Onsdag d. 8. maj 2019

16:00-19:00

IT-Universitetet i København
Rued Langgaards Vej 7
2300 København SVejviser:

Richard Stallman – “Free software and your freedom in computing” A Free Digital Society – Richard Stallman og den frie software-bevægelse
Torsdag d. 9. maj 2019

16:00-18:00

Københavns Universitet
Københavns Biocenter
Lundbeckfond Auditorium Ole Maaløes Vej 5
2200 København NVejviser

Richard Stallman – “Computing, freedom, and privacy” Free Software, Free Society – Richard Stallman og den frie software-bevægelse (KU)
Fredag d. 10. maj 2019

16:00-18:00

Danmarks Tekniske Universitet
Auditorium 116/81 (bygning 116)
Ved Bygningstorvet på Knuth-Wintherfeldts Allé
2800 Kongens LyngbyVejviser:

Richard Stallman – “Copyright vs Community”

(ændrede lokationsoplysninger ikke opdaterede her)

Copyright vs Community Richard Stallman og den frie software-bevægelse

Kilder: FSF: Where in the world is Richard Stallman?, InfinIT-arrangementer, IDA-søgning, PROSA-arrangementer

Begivenhederne er også tilføjet den åbne kalender GriCal: grical.org/s/?query=%40DK.

Information om Richard/GNU/FSF

De primære kilder er hovedsageligt på engelsk:

Kilder på dansk

Andre

Anden omtale

Havfrue: A Googol-sized Mermaid Facing the Book
Oct 5th, 2018 by miki

2019-06-04 add details of Bulk data center in Esbjerg and infrastructure, add local news items about construction start
2019-05-08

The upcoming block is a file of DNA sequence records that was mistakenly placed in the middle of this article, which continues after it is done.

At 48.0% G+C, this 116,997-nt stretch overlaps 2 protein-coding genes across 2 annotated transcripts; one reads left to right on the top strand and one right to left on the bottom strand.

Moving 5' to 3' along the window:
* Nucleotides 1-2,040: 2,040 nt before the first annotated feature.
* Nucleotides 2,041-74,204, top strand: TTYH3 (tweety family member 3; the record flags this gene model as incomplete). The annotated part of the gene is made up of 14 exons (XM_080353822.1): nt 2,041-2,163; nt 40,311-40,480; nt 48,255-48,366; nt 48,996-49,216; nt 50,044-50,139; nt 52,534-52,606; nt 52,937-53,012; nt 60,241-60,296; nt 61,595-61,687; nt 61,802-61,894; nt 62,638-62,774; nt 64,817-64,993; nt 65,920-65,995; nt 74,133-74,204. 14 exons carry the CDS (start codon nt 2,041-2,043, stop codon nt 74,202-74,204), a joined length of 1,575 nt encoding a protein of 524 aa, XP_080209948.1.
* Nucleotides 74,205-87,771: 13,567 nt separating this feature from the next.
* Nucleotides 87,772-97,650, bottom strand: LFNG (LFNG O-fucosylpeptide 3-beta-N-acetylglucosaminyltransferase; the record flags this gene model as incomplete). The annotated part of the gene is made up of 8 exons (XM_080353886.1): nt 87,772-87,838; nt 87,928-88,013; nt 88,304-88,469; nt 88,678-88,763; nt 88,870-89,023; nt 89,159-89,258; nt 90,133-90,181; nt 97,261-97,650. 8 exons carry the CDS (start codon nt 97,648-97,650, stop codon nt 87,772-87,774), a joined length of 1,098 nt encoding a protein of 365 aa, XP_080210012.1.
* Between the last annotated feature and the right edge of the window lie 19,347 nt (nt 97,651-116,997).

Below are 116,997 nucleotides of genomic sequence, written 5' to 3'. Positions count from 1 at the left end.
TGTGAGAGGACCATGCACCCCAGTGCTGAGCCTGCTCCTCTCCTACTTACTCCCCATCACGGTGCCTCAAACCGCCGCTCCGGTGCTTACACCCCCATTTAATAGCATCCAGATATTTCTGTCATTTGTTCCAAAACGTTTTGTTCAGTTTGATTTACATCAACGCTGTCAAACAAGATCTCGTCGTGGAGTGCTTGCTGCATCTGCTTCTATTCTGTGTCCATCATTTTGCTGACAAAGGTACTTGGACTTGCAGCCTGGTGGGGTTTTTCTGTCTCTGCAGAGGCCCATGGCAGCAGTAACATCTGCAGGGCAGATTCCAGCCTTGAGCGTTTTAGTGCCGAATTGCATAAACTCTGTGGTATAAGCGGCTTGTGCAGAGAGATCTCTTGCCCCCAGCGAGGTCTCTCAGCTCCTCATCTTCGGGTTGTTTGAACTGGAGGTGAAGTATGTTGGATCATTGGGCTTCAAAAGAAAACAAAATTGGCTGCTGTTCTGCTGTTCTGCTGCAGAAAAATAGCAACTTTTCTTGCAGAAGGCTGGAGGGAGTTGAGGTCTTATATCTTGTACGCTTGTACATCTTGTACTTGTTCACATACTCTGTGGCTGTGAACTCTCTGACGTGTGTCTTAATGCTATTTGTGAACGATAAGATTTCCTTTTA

add system summary from FCC application, elaborate on landing point discrepancies between FCC/cablemap, link to docs describing seg. 5 cable lay schedule
2019-03-06
fix links to submarinecablemap.com and some press, add info from TE Subcom experience doc., some general touch ups
2019-01-22
change “Danish Press Coverage” to “National Press”, add “International Press”, add some National about datacenter prospects & International Press items about contractors choosen
2018-10-05 initial commit

Europe, Denmark and my local neighbourhood of Western Jutland is going to get its connectivity boosted by the Havfrue transatlantic cable system being built by a consortium consisting of Google, Facebook, Aqua Comms and Bulk Infrastructure. To quote the announcement done by Google;

To increase capacity and resiliency in our North Atlantic systems, we’re working with Facebook, Aqua Comms and Bulk Infrastructure to build a direct submarine cable system connecting the U.S. to Denmark and Ireland. This cable, called Havfrue (Danish for “mermaid”), will be built by TE SubCom and is expected to come online by the end of 2019.